HB 1888 would allow for the production of industrial hemp right here in Washington. The bill has already made it through two public hearings, and is currently being held in the House Appropriations Committee, where it ran into a last minute deadline this spring.Details
The Washington state legislature operates on a biennium, and this coming January begins its second year. Many bills that didn’t necessarily receive hearings, or have any movement last year, could still be picked back up in the new session – thought this is often a very difficult feat.
The state has a few tremendous legislators that are responsible for introducing many great liberty related bills. They are doing their part, and it’s up to us to do ours. By spreading the word about bills that work to protect our freedoms, we can increase our voice from last year and make a real difference in January.Details
Why do people commit it?
The pummeling of fists, the stamping of feet, the bashing of clubs, the firing of guns. Road rage, reckless driving and rape. And then we have violent acts involving emotional abuse and bullying, which may or may not become physical in nature. The human race finds ways to hurt each other every single day.
Why do we do this?
A great many proponents of gun control believe that the human tendency toward violence can be curbed by gun-free zones, and the disarming of the citizenry. If this is true, then why are we seeing numerous public shootings in gun-free areas where the average citizen is not armed? And, why do we see such violence in foreign states where only the government and/or military are armed?Details
Industrial hemp has gained a lot of ground this year, with legislation introduced and moving in several states, and laws being signed in Colorado and Vermont already. In fact, just last week farmers in Colorado harvested the first U.S. hemp crop in decades – and they did it in complete disregard for federal law. Hemp is such a versatile plant – with uses ranging from food to textiles – and is so heavily imported by the U.S., that it simply makes no sense not to grow it.
HB 1888 would allow for the production of industrial hemp in Washington state. The bill has already made it through two public hearings, and is currently being held in the House Appropriations Committee, where it ran into a last minute deadline this spring. The bill’s sponsor, Representative Matt Shea, has spoken repeatedly about the many uses of hemp, and told me in April that “this is a phenomenal bill, expanding freedom, allowing jobs to be created – a new market here in Washington state – the potential state economic impact is in the tens of millions if not hundreds of millions.”Details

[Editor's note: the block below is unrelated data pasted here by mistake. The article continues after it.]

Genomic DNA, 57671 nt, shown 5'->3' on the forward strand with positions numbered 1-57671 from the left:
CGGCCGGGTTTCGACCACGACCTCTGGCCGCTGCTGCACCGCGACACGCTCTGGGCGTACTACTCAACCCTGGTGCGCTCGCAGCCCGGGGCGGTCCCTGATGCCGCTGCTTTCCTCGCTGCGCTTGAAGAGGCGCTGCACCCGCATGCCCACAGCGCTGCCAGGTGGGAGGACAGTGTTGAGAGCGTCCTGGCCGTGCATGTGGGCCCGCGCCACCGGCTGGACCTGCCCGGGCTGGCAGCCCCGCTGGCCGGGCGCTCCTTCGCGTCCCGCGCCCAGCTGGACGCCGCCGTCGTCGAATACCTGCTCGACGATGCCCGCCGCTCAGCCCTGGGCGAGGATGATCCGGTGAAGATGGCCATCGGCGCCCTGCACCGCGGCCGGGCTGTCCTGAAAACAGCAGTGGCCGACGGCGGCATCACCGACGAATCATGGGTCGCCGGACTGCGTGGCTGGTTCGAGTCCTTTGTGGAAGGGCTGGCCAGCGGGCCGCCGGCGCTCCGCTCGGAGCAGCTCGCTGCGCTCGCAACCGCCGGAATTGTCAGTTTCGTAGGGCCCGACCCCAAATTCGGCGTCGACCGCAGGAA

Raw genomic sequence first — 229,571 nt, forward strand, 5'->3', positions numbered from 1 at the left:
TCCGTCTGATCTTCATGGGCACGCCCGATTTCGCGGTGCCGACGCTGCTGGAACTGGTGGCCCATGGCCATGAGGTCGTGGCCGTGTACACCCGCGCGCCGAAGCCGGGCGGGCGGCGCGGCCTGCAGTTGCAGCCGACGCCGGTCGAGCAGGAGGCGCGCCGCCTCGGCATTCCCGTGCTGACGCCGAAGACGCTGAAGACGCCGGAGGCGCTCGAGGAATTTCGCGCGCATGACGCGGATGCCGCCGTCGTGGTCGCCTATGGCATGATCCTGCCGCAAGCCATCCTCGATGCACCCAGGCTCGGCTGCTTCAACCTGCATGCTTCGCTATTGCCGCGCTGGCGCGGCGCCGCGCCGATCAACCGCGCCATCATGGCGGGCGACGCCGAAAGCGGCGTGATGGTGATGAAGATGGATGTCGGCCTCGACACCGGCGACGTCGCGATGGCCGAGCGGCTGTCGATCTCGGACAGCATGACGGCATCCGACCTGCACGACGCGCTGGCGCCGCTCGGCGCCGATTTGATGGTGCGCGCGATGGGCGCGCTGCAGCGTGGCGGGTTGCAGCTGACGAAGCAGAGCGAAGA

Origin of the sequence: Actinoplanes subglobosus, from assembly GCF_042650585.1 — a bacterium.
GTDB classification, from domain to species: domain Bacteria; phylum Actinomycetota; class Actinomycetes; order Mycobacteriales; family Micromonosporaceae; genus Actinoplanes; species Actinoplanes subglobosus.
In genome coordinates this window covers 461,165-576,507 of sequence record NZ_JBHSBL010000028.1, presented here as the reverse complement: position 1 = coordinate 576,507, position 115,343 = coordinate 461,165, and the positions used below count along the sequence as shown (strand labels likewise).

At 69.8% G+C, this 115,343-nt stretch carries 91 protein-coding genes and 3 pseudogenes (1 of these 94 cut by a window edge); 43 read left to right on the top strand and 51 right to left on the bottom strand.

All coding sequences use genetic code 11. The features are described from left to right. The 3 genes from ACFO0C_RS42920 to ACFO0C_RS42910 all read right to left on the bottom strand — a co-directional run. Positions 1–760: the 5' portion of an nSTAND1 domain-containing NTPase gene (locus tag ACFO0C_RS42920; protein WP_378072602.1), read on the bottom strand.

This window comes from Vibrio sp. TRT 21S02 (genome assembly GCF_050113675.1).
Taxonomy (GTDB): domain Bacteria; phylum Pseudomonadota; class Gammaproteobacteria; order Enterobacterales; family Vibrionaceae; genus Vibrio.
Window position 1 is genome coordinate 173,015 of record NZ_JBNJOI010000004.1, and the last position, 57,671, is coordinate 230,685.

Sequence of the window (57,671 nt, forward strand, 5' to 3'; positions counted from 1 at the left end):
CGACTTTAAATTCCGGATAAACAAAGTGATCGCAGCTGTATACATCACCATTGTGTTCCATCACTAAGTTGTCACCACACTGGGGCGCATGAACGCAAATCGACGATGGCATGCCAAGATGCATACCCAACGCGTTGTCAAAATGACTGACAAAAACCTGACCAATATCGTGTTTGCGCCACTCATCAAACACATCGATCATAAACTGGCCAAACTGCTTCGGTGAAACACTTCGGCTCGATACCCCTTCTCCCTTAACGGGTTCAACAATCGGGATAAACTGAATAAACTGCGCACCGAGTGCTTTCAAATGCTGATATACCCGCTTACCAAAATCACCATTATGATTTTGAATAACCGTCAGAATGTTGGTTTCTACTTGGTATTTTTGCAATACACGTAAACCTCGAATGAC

Food Freedom. It’s one of the big issues of today. I’ve been watching friends of mine who are otherwise completely non politically involved become intense activists over this issue. And they’re right that we deserve food freedom…but what does that look like, exactly?
Here in Washington state, the current legislative excitement over this issue, revolves around initiative 522 – regarding gmo labeling. Not long ago I wrote about I-591, the supposed protection of gun rights initiative, and how we need to be careful and read before we sign. Don’t get caught up in an excited frenzy. I learned this lesson personally over I-522.
I was visiting friends, the petitioners had just appeared, the labeling battle in California had just been lost and I thought to myself; this is for a good cause. I was caught up in something I hadn’t thought through all the pieces of. I’ve since had a change of heart.
But actually I’m not here to talk about 522. That issue was just the catalyst for my thoughts. I want to talk about this general idea of petitioning government to affect change.
Sometimes we are passionate on an issue, without really understanding the ins and outs of that issue, or the consequences of demanding change, right now, in the same old way we’ve done before. Some state sponsored programs that possibly began with the best of intentions, are now a heinous mess of bureaucracy that hurt more than they help. Worse, there is plenty of evidence that they are fearfully corrupt. Yet, we hate government for meddling in area A, while we clamor for them to be involved in area B. Is that really the answer?
Let’s look at one of the big players in the food freedom debate: Monsanto. Regardless of your personal feelings about it, I believe we can all agree that they are not hurting for money and they have big friends in D.C., illustrated of course, by the passage of the Monsanto Protection Act.Details